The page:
Author(s): CastroRodrguez JA, SalazarLindo E, LenBara R
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Abstract Clinical features and laboratory tests that determine carbohydrate in faeces were evaluated to determine which was best able to distinguish between osmotic and secretory diarrhoea in infants and children. For this purpose 80 boys aged 3 to 24 months, with acute watery diarrhoea, were studied prospectively. The faecal osmolar gap (FOG) was calculated as: serum osmolarity-[2 x (faecal sodium + potassium concentration)]. Fifty eight patients were classified as having predominantly osmotic diarrhoea (FOG > 100 mosmol/l), and 22 as having predominantly secretory diarrhoea (FOG < or = 100 mosmol/l). The two groups were comparable in their clinical features on admission, in the results of blood and urine tests, and in the evolution of their diarrhoeal illness. Evidence of steatorrhoea (by positive Sudan III test) and of acid faecal pH on admission were significantly more frequent in patients with osmotic diarrhoea. Mean (SD) faecal osmolarity was not significantly different between the two groups (319 (80) mosmol/l in secretory diarrhoea v 361 (123) mosmol/l in osmotic diarrhoea). Tests for reducing substances in faeces such as Benedict's test--with and without hydrolysis--and glucose strip, all showed a positive and significant association with osmotic diarrhoea (p < 0.05, < 0.025, < 0.05, respectively). The presence of excess reducing substances (Benedict's test with hydrolysis > 2+) on admission was the most sensitive and specific test with the best predictive value for differentiating between the two types of watery diarrhoea.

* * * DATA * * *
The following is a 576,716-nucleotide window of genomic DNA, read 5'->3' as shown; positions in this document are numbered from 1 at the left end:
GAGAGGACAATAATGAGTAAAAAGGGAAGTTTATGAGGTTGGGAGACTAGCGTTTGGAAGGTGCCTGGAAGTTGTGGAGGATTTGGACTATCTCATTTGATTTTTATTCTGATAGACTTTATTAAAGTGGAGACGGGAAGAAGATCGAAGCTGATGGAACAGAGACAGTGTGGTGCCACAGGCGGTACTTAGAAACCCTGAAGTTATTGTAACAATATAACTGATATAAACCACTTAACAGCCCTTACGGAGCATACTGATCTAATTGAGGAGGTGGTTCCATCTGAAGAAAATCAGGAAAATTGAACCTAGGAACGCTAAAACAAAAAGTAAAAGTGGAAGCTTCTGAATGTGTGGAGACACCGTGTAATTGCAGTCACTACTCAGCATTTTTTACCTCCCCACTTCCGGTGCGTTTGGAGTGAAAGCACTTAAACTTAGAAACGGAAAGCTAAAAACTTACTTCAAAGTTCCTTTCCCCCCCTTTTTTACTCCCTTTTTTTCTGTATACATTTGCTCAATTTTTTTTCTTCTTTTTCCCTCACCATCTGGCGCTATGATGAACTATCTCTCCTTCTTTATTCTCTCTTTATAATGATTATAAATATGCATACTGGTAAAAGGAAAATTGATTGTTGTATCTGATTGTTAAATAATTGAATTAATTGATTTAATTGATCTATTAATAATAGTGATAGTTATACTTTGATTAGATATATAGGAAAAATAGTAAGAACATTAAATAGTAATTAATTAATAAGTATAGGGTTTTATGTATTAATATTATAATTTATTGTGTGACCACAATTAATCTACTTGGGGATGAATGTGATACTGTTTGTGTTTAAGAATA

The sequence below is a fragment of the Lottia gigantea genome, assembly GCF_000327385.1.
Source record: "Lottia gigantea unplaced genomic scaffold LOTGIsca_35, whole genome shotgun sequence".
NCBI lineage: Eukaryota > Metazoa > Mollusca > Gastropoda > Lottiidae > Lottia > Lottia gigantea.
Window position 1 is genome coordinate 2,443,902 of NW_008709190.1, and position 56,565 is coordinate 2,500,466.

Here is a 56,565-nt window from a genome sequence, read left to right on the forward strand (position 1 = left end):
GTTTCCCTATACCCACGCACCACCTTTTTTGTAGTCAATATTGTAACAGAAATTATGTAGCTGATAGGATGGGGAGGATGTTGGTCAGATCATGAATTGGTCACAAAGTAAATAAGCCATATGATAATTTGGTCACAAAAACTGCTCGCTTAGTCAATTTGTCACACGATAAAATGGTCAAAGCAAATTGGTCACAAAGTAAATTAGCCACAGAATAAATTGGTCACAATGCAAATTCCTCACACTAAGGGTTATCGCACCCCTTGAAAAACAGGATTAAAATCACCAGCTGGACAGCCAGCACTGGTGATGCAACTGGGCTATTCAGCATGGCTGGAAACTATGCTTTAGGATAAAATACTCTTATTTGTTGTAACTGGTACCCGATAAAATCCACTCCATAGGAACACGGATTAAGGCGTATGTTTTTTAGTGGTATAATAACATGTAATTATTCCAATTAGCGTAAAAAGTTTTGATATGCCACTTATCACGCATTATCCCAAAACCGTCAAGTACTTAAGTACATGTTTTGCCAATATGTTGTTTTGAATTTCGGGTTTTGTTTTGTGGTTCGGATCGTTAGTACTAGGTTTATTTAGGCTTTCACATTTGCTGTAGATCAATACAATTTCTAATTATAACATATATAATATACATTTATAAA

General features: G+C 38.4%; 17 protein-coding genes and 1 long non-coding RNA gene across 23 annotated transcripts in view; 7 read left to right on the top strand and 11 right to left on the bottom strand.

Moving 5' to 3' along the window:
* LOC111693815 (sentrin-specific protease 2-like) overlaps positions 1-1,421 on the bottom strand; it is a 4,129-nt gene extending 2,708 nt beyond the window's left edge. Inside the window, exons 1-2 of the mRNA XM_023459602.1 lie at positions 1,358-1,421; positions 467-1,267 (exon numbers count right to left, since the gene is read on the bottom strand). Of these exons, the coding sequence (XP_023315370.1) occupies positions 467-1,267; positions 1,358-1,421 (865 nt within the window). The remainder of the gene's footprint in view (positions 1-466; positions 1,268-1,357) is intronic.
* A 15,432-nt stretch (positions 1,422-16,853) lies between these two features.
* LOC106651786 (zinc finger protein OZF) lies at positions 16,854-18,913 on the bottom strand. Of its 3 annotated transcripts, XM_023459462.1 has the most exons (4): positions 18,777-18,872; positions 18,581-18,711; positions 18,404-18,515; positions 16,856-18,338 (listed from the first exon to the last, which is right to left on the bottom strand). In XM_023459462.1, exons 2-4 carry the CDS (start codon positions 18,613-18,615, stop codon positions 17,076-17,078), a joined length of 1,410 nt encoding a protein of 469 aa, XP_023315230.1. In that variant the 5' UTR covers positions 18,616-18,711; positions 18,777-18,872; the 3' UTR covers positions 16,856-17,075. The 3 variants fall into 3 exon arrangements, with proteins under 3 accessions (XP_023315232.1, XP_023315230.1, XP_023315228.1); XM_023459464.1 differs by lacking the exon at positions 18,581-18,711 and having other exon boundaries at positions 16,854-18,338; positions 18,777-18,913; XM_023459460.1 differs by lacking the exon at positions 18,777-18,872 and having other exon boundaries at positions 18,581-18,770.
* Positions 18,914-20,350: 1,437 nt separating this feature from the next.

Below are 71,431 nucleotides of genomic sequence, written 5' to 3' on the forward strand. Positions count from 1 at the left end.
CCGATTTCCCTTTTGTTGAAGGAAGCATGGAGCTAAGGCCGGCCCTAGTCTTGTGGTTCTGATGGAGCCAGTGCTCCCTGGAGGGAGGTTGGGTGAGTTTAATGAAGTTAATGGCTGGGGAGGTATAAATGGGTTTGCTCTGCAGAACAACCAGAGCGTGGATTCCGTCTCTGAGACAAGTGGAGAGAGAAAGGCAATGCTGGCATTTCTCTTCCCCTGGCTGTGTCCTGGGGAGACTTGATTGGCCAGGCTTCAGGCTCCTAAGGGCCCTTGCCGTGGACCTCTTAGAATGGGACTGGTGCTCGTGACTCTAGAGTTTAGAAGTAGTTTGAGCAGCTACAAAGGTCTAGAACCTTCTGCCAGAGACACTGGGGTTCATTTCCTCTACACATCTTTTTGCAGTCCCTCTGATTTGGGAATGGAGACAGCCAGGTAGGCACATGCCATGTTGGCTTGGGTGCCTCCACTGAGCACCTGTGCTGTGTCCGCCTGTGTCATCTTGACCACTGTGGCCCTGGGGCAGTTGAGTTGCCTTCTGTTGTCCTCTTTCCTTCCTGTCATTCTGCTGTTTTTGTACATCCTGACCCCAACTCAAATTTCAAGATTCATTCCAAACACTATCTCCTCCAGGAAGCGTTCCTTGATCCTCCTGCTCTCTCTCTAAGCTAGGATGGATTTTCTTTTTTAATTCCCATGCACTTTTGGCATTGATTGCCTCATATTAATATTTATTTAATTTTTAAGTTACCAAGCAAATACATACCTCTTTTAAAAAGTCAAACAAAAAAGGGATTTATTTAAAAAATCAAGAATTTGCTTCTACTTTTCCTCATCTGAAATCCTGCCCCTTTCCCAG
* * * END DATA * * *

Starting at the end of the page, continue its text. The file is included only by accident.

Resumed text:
This article was published in Arch Dis Child
and referenced in Journal of Clinical Case Reports